by Sean
Please note: MP3s are only kept online for a short time, and if this entry is from more than a couple of weeks ago, the music probably won't be available to download any more.


Arcade Fire - Notman House, June 4, 2010.

You could hear them through the walls. We waited, stooped on the steps of the Notman House, and you could hear the unmistakable call of the band inside, soundchecking, rehearsing, throwing full fists of guitar-chords. As the sky left wet pinpricks on our arms, I imagined a thousand people assembling in the street, squeaking to a stop on their bikes, hearing that wild noise through the walls and knowing: they're back.

Arcade Fire had not played in Montreal for three years. Now, before releasing their third album, before touring festivals and arenas, they were playing a small room to a very small crowd. It was not a "secret" show; it was a private one, a warm-up for Monday's warm-up. And although it was an open secret that Arcade Fire had been practicing for weeks around the corner from my house, at the Ukrainian Federation, I don't know that any of us had heard a note. For The Suburbs, they were laying low. And then someone pulled open the door of this dusty, crumbling mansion, and fifty of us slipped inside.

In the Notman House living-room, they played twelve songs. They stood on a ragged carpet, sweating. Christmas lights were braided over amps, keyboards, guitar-stands. It was like I was back in 2002, watching my favourite band play at a party for Concordia grad students. This time, their instruments were new, polished, rare; the crowd concealed tattooed crew-members and a flotilla of photographers; the group were veterans and stars, and I was jaded. But as Arcade Fire fired into their second song, an incredible number called "Ready To Start", I discovered something I had not expected: the eight-piece I had loved and loved and loved were once again my favourite band.

They wore denim, plaid, haircuts shaggy or close-shaved, like junior-high ca. 1994. Régine, Richard, Sarah and Will played with all the unrestrained joy they always have, wide-mouth singing. Tim and Jeremy were proud soldiers. Win looked older, sang better; he stared at us with a doomed gaze, weary and smoldering. Yet this is not the same band who made Funeral or Neon Bible; Arcade Fire seem sharper now, tighter. There are no drama club histrionics. They are not over-serious; they are simply serious. Their hooks and handclaps are underlined by noise, feedback, thundering four-axe attacks. They no longer sound anything like their imitators, and if once they evoked Bruce Springsteen, U2 or the Talking Heads, on Friday I heard the Clash, New Order, Clues and Big Star.

They played eight new songs. At home, I had been warming slowly to "The Suburbs" and "Month of May", listening to them spin on my turntable, ever so slightly warped. Live, both were better. "The Suburbs" crackled with tension, dread rising up in violin, viola and synths. There was a similar feeling to "Modern Man" and "Suburban War" - tunes that seemed both desperately lost and very precise. They felt different than what Arcade Fire has done before: measured, simple, but still tightly coiled. Like the work of Spoon: a song as it is, tempered until it's more than it is. Nothing unnecessary, no loose flames. Win sang like he was made of straw.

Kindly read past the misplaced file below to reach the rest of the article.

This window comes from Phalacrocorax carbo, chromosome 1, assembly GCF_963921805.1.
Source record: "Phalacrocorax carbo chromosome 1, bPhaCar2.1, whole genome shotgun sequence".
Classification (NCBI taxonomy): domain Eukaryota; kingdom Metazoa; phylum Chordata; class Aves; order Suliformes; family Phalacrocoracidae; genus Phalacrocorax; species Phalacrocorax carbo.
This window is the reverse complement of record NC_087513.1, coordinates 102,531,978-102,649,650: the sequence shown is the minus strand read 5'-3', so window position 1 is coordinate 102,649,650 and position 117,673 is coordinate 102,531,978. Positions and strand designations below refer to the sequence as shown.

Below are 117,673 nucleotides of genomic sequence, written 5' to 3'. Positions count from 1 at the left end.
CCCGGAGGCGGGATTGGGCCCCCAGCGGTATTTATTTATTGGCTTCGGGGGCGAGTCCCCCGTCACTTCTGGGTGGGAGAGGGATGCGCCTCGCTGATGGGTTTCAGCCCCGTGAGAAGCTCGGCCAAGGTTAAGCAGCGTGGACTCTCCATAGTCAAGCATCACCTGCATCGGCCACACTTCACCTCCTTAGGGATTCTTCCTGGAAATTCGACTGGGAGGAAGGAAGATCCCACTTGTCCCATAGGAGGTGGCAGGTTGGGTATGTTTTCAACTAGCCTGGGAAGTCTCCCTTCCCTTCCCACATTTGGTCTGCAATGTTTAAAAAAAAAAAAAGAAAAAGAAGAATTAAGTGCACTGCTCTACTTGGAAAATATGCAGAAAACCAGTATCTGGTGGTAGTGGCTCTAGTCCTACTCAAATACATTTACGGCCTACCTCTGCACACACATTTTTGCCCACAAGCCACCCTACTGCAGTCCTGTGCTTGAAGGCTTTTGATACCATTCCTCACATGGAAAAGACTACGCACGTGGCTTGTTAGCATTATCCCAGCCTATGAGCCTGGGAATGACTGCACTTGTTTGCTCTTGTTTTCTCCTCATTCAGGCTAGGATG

It was a different story on "Empty Room" (I think that's its name), a howling rocker with Régine singing lead. And "Rococo" is a delicious maze of a pop song, with the title as its chorus. "Rococo rococo / rococo rococo." Win sings it like it's a death sentence; but around him, behind him, the band make it baroque and birdsong. My favourite was either this or "Ready to Start", a hit in the making; noisy, electric-charged, built on bass riffs and handclaps.

Songs like "Tunnels" and "Power Out" sounded as good as they ever have (and "Keep the Car Running" sounded better). "Wake Up" seemed angrier. But the new songs were so strong that I didn't crave the old; I was almost disappointed to hear "Wake Up" as the encore. Lyrically, the new ones felt like brothers and sisters: suburbia is an extension of Neon Bible's downtown ennui. Win is still asking questions about purity and purpose, but whereas the last album aimed at gigantic idols, the new imagery feels more personal. In these songs, I heard nothing like "Antichrist Television Blues" or "Windowsill"; there were no apocalyptic fables or ambitious world slogans. Instead, there was naturalism: small pictures of joy, calamity and stasis. The images were nostalgic, bittersweet, but never maudlin. I heard regret; I heard loss; and a sometimes direct voicing of heartbreak.